The pines are quiet this morning in the midst of so much noise–crow’s crackle, tittering of finches, warbler’s song. No wind today to whistle through them, bow them toward each other. They stand, straight-backed, their lion’s tail branches curling skyward, tufts extending into grey as the water from my little fountain babbles meaningless, and the dog whines her disappointment that the whole world cannot be eaten. Beneath the dirt, nymphs curl at the end of 17 years, their armadillo jackets pulled tight. Do they vibrate there in the fibrous filaments of mycorrhizal networks? Have the trees begun to whisper underground about the horde preparing? They have seen it before–five times, six, and they stand, branches up, letting the day open–maybe to the nesting of another noisy songbird, maybe to a swarm of red-eyed insects ready to tear at woody skin.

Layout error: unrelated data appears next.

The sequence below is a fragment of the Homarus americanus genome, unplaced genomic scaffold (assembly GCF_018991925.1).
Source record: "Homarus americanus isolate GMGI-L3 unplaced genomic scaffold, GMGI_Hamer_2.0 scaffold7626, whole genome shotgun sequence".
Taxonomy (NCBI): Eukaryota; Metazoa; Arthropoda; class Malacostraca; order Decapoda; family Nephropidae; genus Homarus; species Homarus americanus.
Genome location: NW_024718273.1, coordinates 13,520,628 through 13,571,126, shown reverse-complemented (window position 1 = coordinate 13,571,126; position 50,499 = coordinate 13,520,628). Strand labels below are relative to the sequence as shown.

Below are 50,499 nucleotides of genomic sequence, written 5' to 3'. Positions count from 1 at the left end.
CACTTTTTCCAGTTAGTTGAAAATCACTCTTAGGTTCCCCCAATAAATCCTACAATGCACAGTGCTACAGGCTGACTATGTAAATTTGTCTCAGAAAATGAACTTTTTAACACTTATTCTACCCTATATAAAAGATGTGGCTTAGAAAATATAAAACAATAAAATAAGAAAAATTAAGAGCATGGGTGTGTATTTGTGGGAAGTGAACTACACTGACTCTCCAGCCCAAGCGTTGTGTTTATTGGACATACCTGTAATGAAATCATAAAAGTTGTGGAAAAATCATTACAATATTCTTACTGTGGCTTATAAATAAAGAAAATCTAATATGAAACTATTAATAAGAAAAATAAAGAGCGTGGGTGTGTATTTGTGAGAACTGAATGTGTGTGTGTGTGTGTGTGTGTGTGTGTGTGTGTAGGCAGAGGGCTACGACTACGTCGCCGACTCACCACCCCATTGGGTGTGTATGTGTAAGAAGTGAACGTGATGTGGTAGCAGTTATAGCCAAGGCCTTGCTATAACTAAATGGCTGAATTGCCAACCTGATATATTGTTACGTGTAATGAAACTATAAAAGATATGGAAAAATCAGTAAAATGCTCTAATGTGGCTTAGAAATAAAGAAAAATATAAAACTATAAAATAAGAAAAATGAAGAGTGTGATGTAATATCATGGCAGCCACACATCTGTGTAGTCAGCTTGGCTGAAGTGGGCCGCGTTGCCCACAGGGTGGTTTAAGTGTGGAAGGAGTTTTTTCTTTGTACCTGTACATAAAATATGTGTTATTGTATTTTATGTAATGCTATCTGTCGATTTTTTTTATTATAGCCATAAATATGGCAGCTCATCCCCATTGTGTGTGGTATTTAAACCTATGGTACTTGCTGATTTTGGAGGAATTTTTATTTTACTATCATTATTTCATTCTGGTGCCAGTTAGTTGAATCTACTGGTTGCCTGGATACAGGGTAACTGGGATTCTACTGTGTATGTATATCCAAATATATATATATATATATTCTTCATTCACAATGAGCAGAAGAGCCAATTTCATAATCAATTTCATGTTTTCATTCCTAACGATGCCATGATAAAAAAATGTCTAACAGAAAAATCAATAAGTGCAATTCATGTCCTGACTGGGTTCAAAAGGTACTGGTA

Patricia Davis-Muffett (she/her) holds an MFA from the University of Minnesota and was a 2020 Julia Darling Poetry Prize finalist, won an honorable mention in the 2021 Muriel Craft Bailey Memorial Award, and won first honorable mention in the 2021 Outermost poetry contest, judged by Marge Piercy. Her work has appeared or is forthcoming in Atlanta Review, Pretty Owl Poetry, Quartet Journal, Comstock Review and Gyroscope, among others. She lives in Rockville, Maryland, and makes her living in technology marketing.